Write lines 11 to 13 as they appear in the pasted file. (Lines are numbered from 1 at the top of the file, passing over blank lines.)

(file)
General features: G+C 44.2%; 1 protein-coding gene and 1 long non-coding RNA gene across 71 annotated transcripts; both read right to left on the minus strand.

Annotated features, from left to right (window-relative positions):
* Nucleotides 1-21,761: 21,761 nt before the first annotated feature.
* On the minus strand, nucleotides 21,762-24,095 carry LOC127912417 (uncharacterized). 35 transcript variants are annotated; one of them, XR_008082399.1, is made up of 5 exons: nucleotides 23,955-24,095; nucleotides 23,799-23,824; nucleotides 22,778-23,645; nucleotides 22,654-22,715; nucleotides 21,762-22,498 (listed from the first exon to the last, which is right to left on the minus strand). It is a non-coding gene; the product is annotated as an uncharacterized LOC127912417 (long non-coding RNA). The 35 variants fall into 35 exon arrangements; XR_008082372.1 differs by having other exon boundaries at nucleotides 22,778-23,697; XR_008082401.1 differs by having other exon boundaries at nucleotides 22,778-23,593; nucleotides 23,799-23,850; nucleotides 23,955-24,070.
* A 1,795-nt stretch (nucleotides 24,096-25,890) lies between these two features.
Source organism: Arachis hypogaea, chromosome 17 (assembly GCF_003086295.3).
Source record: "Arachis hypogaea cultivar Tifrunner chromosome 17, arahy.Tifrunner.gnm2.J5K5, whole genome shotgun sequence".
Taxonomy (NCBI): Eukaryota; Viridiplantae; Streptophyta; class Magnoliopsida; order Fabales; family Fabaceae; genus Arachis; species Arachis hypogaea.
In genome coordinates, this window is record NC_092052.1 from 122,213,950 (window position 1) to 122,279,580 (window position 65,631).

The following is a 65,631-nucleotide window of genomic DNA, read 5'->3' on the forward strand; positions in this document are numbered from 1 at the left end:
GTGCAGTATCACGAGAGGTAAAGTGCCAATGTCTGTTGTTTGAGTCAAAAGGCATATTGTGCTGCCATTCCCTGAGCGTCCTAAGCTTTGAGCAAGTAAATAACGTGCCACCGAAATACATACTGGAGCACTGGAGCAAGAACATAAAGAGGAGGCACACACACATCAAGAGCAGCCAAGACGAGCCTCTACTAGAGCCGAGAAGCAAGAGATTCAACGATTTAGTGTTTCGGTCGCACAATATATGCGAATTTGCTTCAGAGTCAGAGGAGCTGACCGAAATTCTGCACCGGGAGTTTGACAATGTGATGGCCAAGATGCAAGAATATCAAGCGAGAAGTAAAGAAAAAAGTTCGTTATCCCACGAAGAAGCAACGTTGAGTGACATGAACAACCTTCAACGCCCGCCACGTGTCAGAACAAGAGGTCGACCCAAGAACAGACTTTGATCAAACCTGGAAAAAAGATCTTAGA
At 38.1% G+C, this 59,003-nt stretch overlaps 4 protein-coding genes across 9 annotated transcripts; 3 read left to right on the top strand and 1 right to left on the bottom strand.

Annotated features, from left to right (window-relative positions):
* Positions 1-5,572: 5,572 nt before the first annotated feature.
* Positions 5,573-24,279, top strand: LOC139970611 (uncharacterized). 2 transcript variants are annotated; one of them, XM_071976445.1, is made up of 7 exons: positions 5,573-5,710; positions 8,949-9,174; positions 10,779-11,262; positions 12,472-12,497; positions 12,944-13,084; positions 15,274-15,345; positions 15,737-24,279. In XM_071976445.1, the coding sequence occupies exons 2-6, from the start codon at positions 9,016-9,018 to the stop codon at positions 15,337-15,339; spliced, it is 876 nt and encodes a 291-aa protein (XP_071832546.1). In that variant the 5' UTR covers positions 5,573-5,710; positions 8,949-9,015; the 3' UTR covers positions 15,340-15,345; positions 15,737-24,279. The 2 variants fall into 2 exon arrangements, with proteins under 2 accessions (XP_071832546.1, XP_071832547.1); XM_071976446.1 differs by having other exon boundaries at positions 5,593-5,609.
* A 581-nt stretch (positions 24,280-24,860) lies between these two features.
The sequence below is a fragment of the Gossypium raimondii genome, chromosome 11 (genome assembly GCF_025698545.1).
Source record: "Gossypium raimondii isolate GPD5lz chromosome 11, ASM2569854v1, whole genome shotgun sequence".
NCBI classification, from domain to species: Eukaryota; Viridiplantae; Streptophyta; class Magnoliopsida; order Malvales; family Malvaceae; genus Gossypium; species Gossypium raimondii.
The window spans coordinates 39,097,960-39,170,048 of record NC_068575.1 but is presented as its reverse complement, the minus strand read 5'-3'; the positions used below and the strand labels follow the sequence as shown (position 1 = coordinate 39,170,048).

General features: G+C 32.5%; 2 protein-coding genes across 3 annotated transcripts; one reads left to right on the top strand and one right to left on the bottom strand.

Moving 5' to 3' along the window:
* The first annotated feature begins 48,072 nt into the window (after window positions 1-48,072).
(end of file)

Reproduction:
GTGCAGTATCACGAGAGGTAAAGTGCCAATGTCTGTTGTTTGAGTCAAAAGGCATATTGTGCTGCCATTCCCTGAGCGTCCTAAGCTTTGAGCAAGTAAATAACGTGCCACCGAAATACATACTGGAGCACTGGAGCAAGAACATAAAGAGGAGGCACACACACATCAAGAGCAGCCAAGACGAGCCTCTACTAGAGCCGAGAAGCAAGAGATTCAACGATTTAGTGTTTCGGTCGCACAATATATGCGAATTTGCTTCAGAGTCAGAGGAGCTGACCGAAATTCTGCACCGGGAGTTTGACAATGTGATGGCCAAGATGCAAGAATATCAAGCGAGAAGTAAAGAAAAAAGTTCGTTATCCCACGAAGAAGCAACGTTGAGTGACATGAACAACCTTCAACGCCCGCCACGTGTCAGAACAAGAGGTCGACCCAAGAACAGACTTTGATCAAACCTGGAAAAAAGATCTTAGA
At 38.1% G+C, this 59,003-nt stretch overlaps 4 protein-coding genes across 9 annotated transcripts; 3 read left to right on the top strand and 1 right to left on the bottom strand.

Annotated features, from left to right (window-relative positions):